computer where one or more perpetrators made or could have made
gain and one or more victims suffered or could have suffered a
loss;"  2) Computer crime, "illegal computer abuse [that] implies
direct involvement of computers in committing a crime;" and
3) Computer-related crime,  "any illegal act for which a
knowledge of computer technology is essential for successful
prosecution."  These definitions have become blurred by the vast
proliferation of computers and computer related products over the
last decade.  For example, does altering an inventory bar code at
a store constitute computer abuse?  Should a person caught in
such an act be prosecuted under both theft and computer abuse
laws?  Clearly, advances in computer technology should be
mirrored by parallel changes in computer law. 

     Another attempt to describe the essential features of
computer crime has been made by Wolk and Luddy [1].  They claim
that the majority of crimes committed against or with the use of
a computer can be classified as follows:

     1) Sabotage: "Involves an attack against the entire
     [computer] system or against its subcomponents, and may be
     the product of foreign power involvement or penetration by a
     2) Theft of services: "Using a computer at someone else's
     3) Property crimes involving the "theft of property by and
     through the use of computers." [7]  

A good definition of computer crime should capture all acts which
are criminal and involve computers and only those acts. Assessing
the completeness of a definition seems problematic, but is
tractable using technical computer security concepts.  For
example, consider the following matrix:

                     Confidentiality    Integrity    Availability
Sabotage                                    X             X

Theft of Services                                         X

Property Crimes             X                             X

This shows that Wolk and Luddy's categorization is strong with
respect to availability and weaker in the areas of
confidentiality and integrity.  Indeed, upon closer examination
it becomes apparent that there are ways to violate
confidentiality and integrity which do not constitute sabotage,
theft of services, or property crimes.  For example, a Trojan
horse could append code to a word processor which sends copies of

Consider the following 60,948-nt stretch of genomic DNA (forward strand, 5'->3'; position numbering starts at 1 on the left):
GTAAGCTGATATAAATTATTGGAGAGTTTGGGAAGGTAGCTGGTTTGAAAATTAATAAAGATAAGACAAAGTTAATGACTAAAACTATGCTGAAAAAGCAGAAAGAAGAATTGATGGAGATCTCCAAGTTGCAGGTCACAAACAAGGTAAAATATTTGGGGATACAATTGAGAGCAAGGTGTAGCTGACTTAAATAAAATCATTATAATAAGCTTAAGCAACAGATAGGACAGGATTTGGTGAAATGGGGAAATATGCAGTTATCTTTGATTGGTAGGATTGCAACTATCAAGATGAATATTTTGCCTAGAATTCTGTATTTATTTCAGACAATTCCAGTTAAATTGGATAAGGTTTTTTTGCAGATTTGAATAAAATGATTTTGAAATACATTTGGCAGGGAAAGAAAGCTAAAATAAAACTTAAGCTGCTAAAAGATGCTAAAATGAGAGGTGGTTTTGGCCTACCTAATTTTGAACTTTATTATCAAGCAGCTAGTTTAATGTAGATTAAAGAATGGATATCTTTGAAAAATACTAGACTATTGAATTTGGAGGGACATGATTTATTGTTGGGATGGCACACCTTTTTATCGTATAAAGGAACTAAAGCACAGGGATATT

a user's confidential text as messages to the perpetrator's
electronic mailbox. This isn't sabotage because no AIS
functionality was destroyed or even altered; theft of services
does not apply if the perpetrator is paying for his electronic
mail account; and unless the confidential text was copyrighted,
it is not a property crime. This analysis is significant because
it demonstrates that examining a legal concept from a technical
perspective can yield insights into its strengths and weaknesses
and even suggest avenues for improvement.

IV.  Conclusion

     The development of effective computer security law and
public policy cannot be accomplished without cooperation between
the technical and legal communities.  The inherently abstruse
nature of computer technology and the importance of the social
issues it generates demand the combined talents of both.  At
stake is not only a fair and just interpretation of the law as it
pertains to computers, but more basic issues involving the
protection of civil rights.  Technological developments have
challenged these rights in the past and have been met with laws
and public policies which have regulated their use.  For example,
the invention of the telegraph and telephone gave rise to privacy
laws pertaining to wire communications. We need to meet advances
in automated information technology with legislation that
preserves civil liberties and establishes legal boundaries for
protecting confidentiality, integrity, and assured service. Legal
and computer professionals have a vital role in meeting this
challenge together.


[1]  Stuart R. Wolk and William J. Luddy Jr., "Legal Aspects of
Computer Use," Prentice Hall, 1986, pg. 129.

[2]  National Computer Security Center, "Glossary of Computer
Security Terms," 21 October 1988.

[3]  Thomas R. Mylott III, "Computer Law for the Computer
Professional," Prentice Hall, 1984, pg. 131.
[4]  Gasser, Morrie, "Building a Secure Computer System," Van
Nostrand, 1988.

[5]  Department of Defense, "Department of Defense Trusted
Computer System Evaluation Criteria," December 1985.

[6]  United States Department of Justice, "Computer Crime,
Criminal Justice Resource Manual," 1979. 

[7]  Wolk and Luddy, pg. 117.